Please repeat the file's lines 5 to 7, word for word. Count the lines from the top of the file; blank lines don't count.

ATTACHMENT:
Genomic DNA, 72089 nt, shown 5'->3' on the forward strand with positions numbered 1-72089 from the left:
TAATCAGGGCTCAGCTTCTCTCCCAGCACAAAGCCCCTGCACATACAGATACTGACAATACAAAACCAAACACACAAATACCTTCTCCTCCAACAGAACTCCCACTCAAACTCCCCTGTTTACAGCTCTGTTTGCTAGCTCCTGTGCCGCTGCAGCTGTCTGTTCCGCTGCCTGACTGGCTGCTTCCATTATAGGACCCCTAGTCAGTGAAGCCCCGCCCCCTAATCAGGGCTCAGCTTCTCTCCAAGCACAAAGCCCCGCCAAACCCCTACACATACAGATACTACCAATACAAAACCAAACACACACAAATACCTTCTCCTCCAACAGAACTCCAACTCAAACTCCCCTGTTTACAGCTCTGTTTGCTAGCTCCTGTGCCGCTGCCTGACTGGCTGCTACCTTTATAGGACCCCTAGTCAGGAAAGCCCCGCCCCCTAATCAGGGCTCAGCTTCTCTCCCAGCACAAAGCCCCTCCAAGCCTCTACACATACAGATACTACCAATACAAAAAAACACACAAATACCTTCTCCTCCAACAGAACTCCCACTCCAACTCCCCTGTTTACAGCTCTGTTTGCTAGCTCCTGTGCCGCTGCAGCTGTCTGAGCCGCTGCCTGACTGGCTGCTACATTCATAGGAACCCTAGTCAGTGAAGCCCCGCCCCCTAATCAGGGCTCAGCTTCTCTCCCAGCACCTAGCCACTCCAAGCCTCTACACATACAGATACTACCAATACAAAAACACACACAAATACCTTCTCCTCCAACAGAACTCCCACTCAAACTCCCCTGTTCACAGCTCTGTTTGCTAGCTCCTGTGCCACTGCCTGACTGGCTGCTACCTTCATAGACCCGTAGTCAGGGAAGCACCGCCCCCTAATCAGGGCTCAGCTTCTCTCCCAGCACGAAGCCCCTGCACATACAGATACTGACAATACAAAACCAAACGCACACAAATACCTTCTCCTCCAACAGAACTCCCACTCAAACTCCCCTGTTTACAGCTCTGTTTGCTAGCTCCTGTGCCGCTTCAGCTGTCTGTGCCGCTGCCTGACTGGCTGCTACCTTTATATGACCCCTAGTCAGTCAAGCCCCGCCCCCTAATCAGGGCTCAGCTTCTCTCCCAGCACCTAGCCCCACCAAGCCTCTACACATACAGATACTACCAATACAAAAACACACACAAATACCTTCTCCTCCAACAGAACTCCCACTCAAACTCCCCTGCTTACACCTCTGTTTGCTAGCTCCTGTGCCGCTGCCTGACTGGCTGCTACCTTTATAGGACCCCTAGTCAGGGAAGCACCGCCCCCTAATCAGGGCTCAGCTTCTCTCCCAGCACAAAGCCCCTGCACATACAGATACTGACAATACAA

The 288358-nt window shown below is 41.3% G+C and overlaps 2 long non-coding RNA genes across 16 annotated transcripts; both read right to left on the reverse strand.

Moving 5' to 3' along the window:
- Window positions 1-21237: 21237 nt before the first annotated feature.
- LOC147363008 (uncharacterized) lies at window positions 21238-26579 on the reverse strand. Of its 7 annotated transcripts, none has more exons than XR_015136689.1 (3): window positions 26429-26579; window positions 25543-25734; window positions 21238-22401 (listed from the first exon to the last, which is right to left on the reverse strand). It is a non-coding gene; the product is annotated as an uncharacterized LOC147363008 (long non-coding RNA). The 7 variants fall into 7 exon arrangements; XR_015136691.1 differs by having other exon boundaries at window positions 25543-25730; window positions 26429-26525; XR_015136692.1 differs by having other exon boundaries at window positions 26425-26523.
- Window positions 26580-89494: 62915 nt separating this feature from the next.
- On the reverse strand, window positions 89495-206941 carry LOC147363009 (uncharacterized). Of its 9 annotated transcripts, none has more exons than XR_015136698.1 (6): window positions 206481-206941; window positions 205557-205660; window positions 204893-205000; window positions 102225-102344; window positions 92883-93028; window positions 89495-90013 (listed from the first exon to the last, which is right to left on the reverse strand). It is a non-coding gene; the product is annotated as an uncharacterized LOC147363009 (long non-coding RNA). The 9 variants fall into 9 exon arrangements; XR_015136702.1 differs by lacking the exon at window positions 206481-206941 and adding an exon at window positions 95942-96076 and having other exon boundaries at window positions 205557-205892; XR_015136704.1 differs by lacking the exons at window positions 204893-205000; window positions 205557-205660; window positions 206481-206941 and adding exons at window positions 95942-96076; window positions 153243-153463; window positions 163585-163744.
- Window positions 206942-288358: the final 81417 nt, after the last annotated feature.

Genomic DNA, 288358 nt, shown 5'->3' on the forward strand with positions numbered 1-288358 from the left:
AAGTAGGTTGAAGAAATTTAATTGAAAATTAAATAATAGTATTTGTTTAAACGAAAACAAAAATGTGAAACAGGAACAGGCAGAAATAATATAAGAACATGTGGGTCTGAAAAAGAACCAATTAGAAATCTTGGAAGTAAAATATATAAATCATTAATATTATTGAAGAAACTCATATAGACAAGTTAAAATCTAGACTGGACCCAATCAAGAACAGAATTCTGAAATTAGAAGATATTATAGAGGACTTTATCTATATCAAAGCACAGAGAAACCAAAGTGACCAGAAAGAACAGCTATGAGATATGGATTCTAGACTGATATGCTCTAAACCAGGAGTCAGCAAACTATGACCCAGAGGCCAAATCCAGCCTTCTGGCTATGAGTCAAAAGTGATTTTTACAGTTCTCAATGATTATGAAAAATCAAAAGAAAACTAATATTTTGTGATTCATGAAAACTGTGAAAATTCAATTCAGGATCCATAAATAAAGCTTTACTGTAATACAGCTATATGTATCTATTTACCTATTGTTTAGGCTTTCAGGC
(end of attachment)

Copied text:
- Window positions 1-21237: 21237 nt before the first annotated feature.
- LOC147363008 (uncharacterized) lies at window positions 21238-26579 on the reverse strand. Of its 7 annotated transcripts, none has more exons than XR_015136689.1 (3): window positions 26429-26579; window positions 25543-25734; window positions 21238-22401 (listed from the first exon to the last, which is right to left on the reverse strand). It is a non-coding gene; the product is annotated as an uncharacterized LOC147363008 (long non-coding RNA). The 7 variants fall into 7 exon arrangements; XR_015136691.1 differs by having other exon boundaries at window positions 25543-25730; window positions 26429-26525; XR_015136692.1 differs by having other exon boundaries at window positions 26425-26523.
- Window positions 26580-89494: 62915 nt separating this feature from the next.